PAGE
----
“This device is licensed.”

I […]

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    OpenAIRE can form the basis for a truly public European Open Access Platform

OpenAIRE can form the basis for a truly public European Open Access Platform

In a previous Impact Blog post, Benedikt Fecher and colleagues envisioned a European Open Access Platform, an innovative public information infrastructure that would integrate publishing and dissemination into the research lifecycle, rather than having it outsourced. Tony Ross-Hellauer describes how OpenAIRE is working to make this vision a reality, and how it can contribute further to create a participatory, […]

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    Minor, substantial or wholesale amendments: it’s time to rethink changes to published articles and avoid unnecessary stigma

Minor, substantial or wholesale amendments: it’s time to rethink changes to published articles and avoid unnecessary stigma

The present system of labelling changes made to published articles is confusing, inconsistently applied, and out of step with digital publishing. It carries negative connotations for authors, editors, and publishers. Is there a way to efficiently and neutrally flag a change to a published article in a way that says what happened that is separated from why it happened? […]

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    Formal recognition for peer review will propel research forward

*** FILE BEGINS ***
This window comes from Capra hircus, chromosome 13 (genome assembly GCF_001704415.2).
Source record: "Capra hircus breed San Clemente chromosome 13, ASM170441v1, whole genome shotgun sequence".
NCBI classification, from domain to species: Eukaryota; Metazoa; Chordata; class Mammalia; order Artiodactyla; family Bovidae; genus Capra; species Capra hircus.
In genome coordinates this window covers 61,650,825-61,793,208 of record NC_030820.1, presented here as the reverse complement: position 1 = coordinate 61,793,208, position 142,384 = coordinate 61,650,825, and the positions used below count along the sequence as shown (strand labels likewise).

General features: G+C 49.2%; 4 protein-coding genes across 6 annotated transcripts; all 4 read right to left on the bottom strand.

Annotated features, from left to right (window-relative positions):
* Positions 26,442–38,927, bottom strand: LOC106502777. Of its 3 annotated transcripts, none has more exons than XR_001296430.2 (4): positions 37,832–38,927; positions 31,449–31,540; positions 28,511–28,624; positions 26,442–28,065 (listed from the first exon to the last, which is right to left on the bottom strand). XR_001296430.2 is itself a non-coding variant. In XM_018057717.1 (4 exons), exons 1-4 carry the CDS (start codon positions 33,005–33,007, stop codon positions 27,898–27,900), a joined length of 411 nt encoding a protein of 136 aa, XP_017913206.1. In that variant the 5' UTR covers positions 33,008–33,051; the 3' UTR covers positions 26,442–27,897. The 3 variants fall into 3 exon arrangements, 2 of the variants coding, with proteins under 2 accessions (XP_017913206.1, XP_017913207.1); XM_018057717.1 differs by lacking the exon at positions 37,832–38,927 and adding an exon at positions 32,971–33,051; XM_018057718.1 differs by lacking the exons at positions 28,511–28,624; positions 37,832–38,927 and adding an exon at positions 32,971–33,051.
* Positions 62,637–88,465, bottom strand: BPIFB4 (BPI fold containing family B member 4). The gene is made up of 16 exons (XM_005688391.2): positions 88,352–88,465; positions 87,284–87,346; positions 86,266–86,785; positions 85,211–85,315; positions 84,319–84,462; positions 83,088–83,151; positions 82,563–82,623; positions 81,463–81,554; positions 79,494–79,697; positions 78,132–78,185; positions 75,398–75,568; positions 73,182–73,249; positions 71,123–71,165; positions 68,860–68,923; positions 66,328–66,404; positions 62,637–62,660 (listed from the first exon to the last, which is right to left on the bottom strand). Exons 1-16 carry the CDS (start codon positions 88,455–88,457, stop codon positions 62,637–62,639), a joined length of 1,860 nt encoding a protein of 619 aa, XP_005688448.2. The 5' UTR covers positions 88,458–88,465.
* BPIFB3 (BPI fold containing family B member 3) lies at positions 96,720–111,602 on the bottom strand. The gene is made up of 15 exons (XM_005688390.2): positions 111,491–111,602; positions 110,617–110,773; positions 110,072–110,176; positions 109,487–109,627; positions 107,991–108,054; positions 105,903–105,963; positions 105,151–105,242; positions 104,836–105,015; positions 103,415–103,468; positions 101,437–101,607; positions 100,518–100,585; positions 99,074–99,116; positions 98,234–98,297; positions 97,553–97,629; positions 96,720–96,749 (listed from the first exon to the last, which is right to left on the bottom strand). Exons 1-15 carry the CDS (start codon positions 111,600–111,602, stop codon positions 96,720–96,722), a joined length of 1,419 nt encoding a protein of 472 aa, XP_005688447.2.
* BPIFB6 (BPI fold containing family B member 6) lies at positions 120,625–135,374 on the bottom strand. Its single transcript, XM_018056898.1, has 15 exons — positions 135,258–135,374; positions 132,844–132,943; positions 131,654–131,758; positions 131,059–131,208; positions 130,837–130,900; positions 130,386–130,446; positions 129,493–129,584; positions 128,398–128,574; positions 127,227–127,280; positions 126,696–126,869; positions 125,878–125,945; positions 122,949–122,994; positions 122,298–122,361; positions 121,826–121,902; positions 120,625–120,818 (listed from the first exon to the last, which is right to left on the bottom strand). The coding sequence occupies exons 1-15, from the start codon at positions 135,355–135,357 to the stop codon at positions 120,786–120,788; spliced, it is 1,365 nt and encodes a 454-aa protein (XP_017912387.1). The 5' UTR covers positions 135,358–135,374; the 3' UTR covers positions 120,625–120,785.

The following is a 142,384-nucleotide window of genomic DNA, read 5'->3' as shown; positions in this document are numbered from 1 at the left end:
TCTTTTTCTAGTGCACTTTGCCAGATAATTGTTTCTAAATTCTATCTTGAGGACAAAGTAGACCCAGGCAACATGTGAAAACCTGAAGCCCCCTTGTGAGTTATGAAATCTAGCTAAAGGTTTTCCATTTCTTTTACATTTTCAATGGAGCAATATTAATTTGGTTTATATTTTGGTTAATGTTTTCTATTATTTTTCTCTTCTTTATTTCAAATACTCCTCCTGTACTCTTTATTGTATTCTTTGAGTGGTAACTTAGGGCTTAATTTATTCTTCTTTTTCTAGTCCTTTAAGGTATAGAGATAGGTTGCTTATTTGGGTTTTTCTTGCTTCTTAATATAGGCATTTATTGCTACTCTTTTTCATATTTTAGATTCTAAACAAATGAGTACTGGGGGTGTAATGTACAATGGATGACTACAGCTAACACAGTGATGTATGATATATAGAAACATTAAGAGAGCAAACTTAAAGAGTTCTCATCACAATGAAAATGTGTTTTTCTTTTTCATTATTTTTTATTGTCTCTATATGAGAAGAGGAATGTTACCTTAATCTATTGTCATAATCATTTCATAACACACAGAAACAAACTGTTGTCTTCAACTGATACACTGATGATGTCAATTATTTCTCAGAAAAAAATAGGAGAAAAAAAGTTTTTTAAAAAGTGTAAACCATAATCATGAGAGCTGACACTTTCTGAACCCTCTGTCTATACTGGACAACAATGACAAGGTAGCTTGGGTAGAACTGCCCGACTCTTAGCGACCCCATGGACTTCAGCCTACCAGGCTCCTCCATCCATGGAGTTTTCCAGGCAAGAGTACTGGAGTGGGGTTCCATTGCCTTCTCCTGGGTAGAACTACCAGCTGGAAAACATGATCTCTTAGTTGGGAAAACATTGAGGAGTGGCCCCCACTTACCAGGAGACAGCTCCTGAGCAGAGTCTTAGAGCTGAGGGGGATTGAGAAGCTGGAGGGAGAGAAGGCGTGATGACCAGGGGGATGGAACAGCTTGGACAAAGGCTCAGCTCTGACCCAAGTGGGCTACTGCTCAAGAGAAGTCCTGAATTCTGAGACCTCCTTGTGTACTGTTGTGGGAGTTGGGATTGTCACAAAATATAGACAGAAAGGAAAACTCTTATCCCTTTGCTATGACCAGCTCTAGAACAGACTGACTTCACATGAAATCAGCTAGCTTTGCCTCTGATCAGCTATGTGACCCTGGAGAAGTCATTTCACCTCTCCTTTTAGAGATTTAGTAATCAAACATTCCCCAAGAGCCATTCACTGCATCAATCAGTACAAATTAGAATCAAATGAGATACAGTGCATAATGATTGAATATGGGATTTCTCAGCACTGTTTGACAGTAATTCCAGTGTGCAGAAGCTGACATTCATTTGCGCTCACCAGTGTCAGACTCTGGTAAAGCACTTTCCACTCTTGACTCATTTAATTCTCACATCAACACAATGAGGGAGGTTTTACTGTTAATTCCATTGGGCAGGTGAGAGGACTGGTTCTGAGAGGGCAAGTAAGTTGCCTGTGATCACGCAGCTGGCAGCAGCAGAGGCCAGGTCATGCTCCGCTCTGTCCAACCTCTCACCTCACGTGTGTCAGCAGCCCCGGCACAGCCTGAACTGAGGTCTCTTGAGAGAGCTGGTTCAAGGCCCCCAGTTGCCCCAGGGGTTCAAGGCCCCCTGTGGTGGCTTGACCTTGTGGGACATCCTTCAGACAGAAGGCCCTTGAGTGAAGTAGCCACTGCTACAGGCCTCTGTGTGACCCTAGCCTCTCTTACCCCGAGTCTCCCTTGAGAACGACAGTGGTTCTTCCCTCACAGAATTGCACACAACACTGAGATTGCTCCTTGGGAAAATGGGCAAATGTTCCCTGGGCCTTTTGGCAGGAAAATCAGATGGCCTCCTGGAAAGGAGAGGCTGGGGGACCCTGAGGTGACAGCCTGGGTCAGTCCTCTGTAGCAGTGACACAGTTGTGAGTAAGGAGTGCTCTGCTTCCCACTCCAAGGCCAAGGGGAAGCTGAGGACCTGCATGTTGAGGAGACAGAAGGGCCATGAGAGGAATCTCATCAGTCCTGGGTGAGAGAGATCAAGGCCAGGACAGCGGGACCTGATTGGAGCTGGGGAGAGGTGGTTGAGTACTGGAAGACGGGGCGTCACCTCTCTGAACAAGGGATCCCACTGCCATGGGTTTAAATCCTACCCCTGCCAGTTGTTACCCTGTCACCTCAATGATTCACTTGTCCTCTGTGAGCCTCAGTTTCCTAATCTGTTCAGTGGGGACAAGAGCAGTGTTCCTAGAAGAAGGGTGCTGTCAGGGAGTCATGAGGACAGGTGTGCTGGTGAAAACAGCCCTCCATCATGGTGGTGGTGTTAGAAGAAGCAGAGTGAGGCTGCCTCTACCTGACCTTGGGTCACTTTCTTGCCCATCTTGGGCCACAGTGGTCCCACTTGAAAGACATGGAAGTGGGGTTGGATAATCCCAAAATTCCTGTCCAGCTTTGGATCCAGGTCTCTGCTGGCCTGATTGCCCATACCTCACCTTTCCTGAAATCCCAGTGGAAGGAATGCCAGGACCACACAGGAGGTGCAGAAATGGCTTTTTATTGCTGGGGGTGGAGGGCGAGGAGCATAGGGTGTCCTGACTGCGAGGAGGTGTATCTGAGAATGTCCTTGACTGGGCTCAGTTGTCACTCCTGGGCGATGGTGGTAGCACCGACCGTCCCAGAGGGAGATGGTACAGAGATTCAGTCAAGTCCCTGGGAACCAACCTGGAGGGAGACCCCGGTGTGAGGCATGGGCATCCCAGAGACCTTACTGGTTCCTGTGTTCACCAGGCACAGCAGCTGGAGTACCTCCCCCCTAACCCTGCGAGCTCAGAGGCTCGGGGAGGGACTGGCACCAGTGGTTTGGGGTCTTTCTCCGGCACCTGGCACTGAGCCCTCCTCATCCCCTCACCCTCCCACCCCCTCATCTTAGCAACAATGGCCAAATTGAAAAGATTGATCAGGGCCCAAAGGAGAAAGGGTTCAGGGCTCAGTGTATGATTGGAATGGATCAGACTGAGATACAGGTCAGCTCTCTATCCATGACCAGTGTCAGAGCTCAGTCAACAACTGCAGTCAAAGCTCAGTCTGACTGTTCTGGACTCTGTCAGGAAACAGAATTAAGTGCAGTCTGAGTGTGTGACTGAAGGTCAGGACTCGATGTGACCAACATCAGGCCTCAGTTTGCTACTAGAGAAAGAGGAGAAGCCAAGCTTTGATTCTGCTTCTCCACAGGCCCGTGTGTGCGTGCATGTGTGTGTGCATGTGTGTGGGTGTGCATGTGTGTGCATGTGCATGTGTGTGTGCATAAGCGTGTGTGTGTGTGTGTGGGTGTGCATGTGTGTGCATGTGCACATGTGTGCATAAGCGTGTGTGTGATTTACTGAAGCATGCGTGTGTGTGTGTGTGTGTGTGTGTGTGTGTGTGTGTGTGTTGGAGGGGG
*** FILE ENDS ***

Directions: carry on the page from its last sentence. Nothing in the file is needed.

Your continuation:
Formal recognition for peer review will propel research forward

Academic research has been beset by a number of disturbing problems in recent years; from the reproducibility crisis and long publication delays, right through to article retractions and admissions of researcher misconduct. This has led to increasing public and media scepticism as to the quality and integrity of research. Peer review remains the gold standard for ensuring that quality […]

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    A PhD by publication allows you to write for real and varied audiences, inviting intellectual exchanges that benefit your research

A PhD by publication allows you to write for real and varied audiences, inviting intellectual exchanges that benefit your research

A PhD by publication requires doctoral candidates to submit a set of papers for peer-reviewed journals plus an integrating chapter, rather than the more traditional doctoral dissertation. This remains a less common, sometimes frowned-upon model, but Jørgen Carling outlines eight reasons why a PhD by publication might be a good option. It allows you to write for real, varied […]

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    More work is required to make academic “timescapes” worth inhabiting and to open up space for creative work

More work is required to make academic “timescapes” worth inhabiting and to open up space for creative work

Is the problem with contemporary academia really one of constant acceleration? Ulrike Felt argues that focusing too much on acceleration overlooks a more complex phenomenon at work. What is needed is careful investigation of “time generators”, the key sites in academia that create binding temporal requirements and regulations. Many of academia’s recent reforms – to funding structures, assessment exercises, […]

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    Universities under purdah: maintaining impartiality or restricting academic freedom?

Universities under purdah: maintaining impartiality or restricting academic freedom?

Is purdah, intended to maintain the impartiality of the civil service, infringing on university researchers’ independence at a time when their expertise is most needed? Bob Ward explains the rules and argues that the next government should undertake a review of the guidance available, in order to ensure that purdah does not harm the public interest in the future.
University […]